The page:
Analysts at Morgan Stanley and Credit Suisse are on the same page in their bearish stances on Ford (F) - Get Report , as both firms now have sell-equivalent ratings on its shares. However, they differ a bit on "big 3" automaking peer General Motors (GM) - Get Report , as Morgan Stanley resumed coverage with an Underweight while Credit Suisse analyst Dan Galves said he prefers GM to Ford and sees it outperforming.

SELL FORD: Credit Suisse analyst Dan Galves downgraded Ford to Underperform, the firm's equivalent of a "Sell" rating, from Neutral. U.S. auto volumes appear to have peaked, the analyst stated. Many investors agree with that assessment, and either expect volumes to be flat going forward, causing automakers' margins to drop, or predict that volumes will decline, Galves reported. Given investors' current outlook and the sector's position, it's not a good time to own auto stocks, Galves warned. The analyst added that he expects Ford's North American earnings before interest and taxes to come in below its guidance, and he set a $13 price target on the shares. Meanwhile, Morgan Stanley analyst Adam Jonas lowered Ford's price target to $12 from $15 due to rising cyclical risks. The analyst said a majority of Ford's profits are from North America, which presents negative earnings risk. The dependency on the U.S. economic cycle is significant and a downturn could bring margins below 0% for Ford and all U.S. OEMs, said Jonas. The analyst, who rates Ford an Underweight, acknowledges that Ford shares may appear cheap, but consensus estimates are too high and he does not believe earnings are sustainable at this point in the global auto cycle.

SPLIT ON GM: Morgan Stanley analyst Adam Jonas resumed coverage of GM with an Underweight, the firm's equivalent of a Sell rating, citing the damage that an economic recession could cause the company. A recession could "substantially eliminate" the automaker's profits and significantly increase its debt levels, the analyst believes. Moreover, Jonas does not expect GM to break even in Europe until 2017, and he concurs with the company's belief that its business will deteriorate further in South America this year. Jonas forecasts only "modest growth" for GM in the East Asia region. According to Jonas, GM's fiscal 2016 EPS will come in about 33% below $3.55, which he identified as the midpoint of the company's guidance range. Conversely, Galves said he prefers General Motors to Ford, given continued cost saving efforts, a favorable 2016/2017 product cycle and its favorable U.S. inventory position. The Credit Suisse analyst keeps an Outperform rating on the stock.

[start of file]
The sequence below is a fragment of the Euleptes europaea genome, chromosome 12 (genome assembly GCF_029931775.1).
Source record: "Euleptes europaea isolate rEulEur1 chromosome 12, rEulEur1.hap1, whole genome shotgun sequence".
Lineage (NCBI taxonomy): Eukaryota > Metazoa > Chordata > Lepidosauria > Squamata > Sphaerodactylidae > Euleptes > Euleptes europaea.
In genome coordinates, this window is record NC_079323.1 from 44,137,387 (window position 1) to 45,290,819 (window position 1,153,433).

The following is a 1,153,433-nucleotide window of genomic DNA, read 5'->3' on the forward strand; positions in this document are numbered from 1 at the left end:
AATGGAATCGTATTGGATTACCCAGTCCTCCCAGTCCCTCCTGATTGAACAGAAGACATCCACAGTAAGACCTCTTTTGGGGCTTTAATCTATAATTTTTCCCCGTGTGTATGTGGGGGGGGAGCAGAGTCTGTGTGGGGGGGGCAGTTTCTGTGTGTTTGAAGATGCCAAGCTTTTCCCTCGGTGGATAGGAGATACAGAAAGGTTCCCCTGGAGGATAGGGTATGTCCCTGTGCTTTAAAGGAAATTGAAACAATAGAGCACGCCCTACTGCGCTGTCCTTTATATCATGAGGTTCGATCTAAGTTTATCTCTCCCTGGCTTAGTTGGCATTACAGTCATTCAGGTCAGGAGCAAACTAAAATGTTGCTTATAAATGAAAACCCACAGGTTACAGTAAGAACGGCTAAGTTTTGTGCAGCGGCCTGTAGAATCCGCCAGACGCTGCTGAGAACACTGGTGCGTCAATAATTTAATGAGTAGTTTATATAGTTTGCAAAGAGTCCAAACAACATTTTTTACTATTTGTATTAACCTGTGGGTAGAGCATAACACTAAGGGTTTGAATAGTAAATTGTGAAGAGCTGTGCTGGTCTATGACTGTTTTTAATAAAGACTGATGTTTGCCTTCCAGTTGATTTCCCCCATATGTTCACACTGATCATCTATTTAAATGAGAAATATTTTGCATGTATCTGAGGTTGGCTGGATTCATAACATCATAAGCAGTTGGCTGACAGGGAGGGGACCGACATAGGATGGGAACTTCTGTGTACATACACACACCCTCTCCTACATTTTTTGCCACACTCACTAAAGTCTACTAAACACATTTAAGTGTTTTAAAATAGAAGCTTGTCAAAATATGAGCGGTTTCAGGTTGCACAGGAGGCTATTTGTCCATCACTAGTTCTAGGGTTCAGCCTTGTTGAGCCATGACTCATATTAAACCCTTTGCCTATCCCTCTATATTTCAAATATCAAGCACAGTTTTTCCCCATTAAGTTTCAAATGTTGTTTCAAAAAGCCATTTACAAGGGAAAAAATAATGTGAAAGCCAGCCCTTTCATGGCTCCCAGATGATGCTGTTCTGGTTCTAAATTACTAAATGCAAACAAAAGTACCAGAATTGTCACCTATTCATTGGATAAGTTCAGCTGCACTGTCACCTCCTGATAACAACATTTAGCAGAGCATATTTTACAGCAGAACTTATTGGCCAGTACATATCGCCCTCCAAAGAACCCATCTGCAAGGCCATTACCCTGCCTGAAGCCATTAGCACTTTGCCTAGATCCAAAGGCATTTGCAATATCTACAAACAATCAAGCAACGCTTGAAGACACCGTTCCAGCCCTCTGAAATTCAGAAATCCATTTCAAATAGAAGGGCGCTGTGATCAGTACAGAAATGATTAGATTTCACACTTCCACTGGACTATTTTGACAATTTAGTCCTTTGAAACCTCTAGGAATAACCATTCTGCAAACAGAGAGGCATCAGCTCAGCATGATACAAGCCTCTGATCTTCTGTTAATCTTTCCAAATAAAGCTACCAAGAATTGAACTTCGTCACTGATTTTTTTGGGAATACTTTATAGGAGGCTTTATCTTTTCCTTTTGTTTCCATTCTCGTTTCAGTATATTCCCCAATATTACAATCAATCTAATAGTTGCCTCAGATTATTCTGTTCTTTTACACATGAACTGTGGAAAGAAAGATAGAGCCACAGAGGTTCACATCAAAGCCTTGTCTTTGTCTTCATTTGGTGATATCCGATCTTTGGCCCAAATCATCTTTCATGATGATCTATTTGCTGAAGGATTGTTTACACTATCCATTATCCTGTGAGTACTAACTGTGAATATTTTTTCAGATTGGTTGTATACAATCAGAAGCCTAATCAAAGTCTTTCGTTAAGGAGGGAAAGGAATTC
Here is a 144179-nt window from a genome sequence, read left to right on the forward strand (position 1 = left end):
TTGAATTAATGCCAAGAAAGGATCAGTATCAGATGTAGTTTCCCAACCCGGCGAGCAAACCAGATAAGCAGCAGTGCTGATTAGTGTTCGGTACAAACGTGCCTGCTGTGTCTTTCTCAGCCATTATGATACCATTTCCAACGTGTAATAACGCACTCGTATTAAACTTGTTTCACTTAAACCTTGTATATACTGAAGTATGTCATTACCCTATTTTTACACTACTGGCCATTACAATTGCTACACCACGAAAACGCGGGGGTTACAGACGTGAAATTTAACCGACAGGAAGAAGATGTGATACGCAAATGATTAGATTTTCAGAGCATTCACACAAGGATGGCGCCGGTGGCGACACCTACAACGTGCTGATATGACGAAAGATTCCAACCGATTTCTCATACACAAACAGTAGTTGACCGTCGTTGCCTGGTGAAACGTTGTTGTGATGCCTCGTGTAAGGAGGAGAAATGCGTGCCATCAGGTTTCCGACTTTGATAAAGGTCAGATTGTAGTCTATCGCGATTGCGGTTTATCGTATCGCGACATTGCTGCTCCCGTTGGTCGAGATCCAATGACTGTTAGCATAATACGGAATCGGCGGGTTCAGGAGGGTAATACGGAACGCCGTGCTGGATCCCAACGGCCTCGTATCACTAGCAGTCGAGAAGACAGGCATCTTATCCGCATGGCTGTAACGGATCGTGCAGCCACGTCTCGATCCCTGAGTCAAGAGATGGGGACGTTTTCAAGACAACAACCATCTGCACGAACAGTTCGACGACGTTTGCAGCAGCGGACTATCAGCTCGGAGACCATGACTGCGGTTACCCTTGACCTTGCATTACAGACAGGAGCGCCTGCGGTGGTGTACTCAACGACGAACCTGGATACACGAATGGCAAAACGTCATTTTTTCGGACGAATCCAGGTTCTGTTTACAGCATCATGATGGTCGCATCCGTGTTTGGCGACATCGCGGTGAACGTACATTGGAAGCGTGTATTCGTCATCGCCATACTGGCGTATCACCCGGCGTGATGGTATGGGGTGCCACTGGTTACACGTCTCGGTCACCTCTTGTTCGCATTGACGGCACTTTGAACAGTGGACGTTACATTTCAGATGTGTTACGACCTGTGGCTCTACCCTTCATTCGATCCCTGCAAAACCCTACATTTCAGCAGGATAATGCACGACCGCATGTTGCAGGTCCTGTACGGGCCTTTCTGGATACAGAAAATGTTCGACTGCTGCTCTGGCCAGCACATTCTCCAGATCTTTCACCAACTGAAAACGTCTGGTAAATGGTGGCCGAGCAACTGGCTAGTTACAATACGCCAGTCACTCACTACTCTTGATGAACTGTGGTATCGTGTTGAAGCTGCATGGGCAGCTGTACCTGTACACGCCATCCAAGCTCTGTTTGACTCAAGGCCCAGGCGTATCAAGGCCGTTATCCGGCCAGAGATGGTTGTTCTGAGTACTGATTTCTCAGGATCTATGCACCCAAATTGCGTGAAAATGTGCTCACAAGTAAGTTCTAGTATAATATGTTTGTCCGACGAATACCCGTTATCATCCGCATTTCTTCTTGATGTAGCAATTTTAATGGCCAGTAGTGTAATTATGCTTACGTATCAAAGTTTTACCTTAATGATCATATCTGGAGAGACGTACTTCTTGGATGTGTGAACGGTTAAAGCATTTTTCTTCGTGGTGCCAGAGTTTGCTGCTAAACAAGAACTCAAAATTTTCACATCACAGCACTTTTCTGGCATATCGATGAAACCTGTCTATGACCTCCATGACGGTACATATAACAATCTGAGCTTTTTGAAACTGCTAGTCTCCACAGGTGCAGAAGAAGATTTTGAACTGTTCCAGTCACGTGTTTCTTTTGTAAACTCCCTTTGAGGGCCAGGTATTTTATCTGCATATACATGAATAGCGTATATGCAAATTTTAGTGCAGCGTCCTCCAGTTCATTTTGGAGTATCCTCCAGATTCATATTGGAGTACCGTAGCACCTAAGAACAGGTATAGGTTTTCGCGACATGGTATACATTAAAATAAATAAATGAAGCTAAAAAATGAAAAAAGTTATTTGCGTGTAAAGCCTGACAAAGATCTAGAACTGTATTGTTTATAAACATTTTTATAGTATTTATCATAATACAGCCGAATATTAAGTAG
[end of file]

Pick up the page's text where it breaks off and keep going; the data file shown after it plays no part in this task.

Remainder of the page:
BULLISH ON CHRYSLER: Morgan Stanley's Jonas also resumed coverage this morning on Fiat Chrysler with an Overweight rating. Although the company is also vulnerable to the impact of a U.S. recession, it has shown that it's willing and able to consider taking actions that will protect the value of its most important businesses, Jonas stated. For example, it recently spun off its Ferrari (RACE) - Get Report unit, he noted. Additionally, Chrysler is well aware of its limitations and focuses on its businesses that have the best chance of succeeding over the long-term i.e. Jeep and Ram, Jonas stated. He expects the company's 2016 profit to come in above analysts' consensus estimate, but he believes that Chrysler's 2018 targets are too ambitious.

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PRICE ACTION: In early trading, GM fell 4.4% to $28, Ford dropped 5.2% to $11.78 and Fiat Chrysler declined 4.4% to $6 per share.

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